Nokia’s iconic PureView camera tech may make a big comeback
Launched six years ago, Nokia 808 PureView came with a whopping 41-megapixel camera sensor, which is still one of the highest resolution camera sensors ever to be used in a phone.
Remember Nokia 808 Pureview? Launched almost six years ago, the Symbian powered-phone didn't sell enough to save Nokia from extinction but it did win accolades for its advanced camera technology. Years later, PureView may make a big comeback.
HMD Global, which owns the Nokia license, has acquired PureView trademark, according to reports. Acquiring a trademark doesn't necessarily translate into a commercial launch, but does hint at what HMD Global is considering for the future. The company already has acquired Asha and Xpress On trademarks but hasn't aggressively pursued either of the portfolios. That said, we can still keep up our hopes as HMD Global has very well revived classic phones like Nokia 3310 and Nokia 8110, popularly known as banana phone.
What is PureView technology and why it still matters
The first phone with the camera technology was Nokia 808 PureView, a phone packed in a feature phone form factor but came with a massive 41-megapixel camera sensor. It is still one of the highest resolution camera sensors to be ever used on a phone.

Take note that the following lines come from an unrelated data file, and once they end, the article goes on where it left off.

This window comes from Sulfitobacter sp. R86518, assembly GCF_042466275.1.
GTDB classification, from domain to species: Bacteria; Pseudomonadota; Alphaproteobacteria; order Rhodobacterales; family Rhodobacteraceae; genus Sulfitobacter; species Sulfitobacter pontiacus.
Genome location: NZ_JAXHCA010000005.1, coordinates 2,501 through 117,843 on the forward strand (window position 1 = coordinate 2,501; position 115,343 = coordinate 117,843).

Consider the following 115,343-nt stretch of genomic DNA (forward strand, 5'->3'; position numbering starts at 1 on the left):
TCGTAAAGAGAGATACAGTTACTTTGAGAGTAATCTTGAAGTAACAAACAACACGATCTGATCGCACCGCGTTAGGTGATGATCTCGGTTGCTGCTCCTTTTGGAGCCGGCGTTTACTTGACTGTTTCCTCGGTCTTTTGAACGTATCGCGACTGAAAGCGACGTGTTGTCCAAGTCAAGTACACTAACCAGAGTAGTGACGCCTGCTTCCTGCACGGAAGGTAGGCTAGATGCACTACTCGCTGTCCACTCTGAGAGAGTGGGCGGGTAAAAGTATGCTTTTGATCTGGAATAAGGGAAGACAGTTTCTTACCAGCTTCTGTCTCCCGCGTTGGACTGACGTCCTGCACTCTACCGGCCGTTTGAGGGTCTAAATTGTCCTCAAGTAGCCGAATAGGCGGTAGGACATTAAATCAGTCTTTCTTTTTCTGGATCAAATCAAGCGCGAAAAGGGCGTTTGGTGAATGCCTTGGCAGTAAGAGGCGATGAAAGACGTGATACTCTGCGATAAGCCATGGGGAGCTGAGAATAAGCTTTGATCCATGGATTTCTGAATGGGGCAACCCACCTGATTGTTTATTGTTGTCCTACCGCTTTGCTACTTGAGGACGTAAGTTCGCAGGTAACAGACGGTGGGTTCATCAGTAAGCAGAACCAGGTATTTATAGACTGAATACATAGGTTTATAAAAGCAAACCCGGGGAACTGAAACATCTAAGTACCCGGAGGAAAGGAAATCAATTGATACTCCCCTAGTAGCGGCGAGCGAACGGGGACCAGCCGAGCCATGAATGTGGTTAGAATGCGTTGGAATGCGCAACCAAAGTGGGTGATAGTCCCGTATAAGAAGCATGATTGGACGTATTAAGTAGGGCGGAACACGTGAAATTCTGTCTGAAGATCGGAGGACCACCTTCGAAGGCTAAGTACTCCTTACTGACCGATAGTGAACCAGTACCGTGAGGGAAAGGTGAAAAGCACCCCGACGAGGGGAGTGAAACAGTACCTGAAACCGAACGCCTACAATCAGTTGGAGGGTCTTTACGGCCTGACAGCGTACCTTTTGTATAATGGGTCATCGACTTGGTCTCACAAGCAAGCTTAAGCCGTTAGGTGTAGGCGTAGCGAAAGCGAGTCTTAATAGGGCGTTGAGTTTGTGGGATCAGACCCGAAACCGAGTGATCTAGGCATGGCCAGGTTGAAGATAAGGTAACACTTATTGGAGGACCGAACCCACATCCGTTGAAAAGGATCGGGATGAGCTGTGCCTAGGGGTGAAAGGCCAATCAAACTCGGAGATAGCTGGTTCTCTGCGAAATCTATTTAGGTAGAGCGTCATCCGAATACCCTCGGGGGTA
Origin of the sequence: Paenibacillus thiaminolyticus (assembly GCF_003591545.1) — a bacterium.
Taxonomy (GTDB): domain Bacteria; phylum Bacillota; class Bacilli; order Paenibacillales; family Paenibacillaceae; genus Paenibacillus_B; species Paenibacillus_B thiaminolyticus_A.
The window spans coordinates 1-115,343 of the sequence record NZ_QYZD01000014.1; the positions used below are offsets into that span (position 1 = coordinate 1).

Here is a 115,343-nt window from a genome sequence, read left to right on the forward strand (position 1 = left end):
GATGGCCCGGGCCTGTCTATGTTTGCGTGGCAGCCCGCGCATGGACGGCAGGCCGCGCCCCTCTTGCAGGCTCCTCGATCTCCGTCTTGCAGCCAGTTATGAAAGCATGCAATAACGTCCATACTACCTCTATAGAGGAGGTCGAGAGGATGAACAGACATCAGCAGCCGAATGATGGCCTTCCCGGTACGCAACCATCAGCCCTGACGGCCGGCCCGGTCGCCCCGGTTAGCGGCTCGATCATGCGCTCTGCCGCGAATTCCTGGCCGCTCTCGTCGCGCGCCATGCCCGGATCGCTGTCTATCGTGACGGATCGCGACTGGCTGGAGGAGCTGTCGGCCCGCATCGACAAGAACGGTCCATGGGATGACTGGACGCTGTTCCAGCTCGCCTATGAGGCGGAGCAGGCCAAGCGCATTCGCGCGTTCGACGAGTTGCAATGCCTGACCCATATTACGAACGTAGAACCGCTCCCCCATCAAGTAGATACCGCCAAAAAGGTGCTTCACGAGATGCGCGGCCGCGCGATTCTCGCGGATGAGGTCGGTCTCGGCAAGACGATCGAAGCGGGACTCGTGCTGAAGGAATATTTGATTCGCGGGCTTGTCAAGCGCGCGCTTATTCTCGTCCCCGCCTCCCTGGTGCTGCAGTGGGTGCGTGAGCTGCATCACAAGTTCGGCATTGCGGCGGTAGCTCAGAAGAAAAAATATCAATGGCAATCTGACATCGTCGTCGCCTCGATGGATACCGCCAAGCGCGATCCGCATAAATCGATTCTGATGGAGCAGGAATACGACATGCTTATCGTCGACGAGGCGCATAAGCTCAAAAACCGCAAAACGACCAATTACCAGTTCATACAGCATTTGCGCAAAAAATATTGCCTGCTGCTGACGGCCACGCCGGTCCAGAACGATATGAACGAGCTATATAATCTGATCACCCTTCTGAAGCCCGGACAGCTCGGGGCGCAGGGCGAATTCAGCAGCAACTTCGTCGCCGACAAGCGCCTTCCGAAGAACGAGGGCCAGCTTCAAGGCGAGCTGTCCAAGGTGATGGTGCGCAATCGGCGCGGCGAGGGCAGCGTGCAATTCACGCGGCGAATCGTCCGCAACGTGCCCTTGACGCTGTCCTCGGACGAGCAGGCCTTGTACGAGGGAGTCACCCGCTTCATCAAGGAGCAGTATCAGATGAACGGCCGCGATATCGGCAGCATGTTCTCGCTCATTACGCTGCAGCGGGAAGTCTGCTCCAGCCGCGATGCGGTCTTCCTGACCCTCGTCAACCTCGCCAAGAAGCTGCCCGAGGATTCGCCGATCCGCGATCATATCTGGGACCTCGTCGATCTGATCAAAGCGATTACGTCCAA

The Nokia's PureView Pro technology yielded high resolution photos, courtesy 41-megapixel image sensor with Carl Zeiss optics. Even though it had digital zoom, it delivered optical zoom (lossless) like results. Apart from high resolution, PureView technology came with macro focus, face detection and touch focus, which are now available on modern smartphones. The technology also featured Dolby audio software support for louder and clearer sound.
The technology was later rolled out to phones like Nokia Lumia 920, 1020 and 1520, and Microsoft 950.
Even though modern phones have advanced camera sensors, they're yet to surpass PureView technology, which debuted like almost six years ago. Sony, which currently dominates the imaging sensors on phones, last month launched IMX586, touted as the world's highest-resolution phone-camera image sensor.
Sony's IMX586 brings 48-megapixel cameras, with pixel counts increased to 8,000 x 6,000 and provides lossless zoom.
"Generally, miniaturization of pixels results in poor light collecting efficiency per pixel, accompanied by a drop in sensitivity and volume of saturation signal. This product was designed and manufactured with techniques that improve light collection efficiency and photoelectric conversion efficiency over conventional products, resulting in the world's first*3 0.8 μm pixel size, with both high sensitivity and high saturation signal level," Sony explained.
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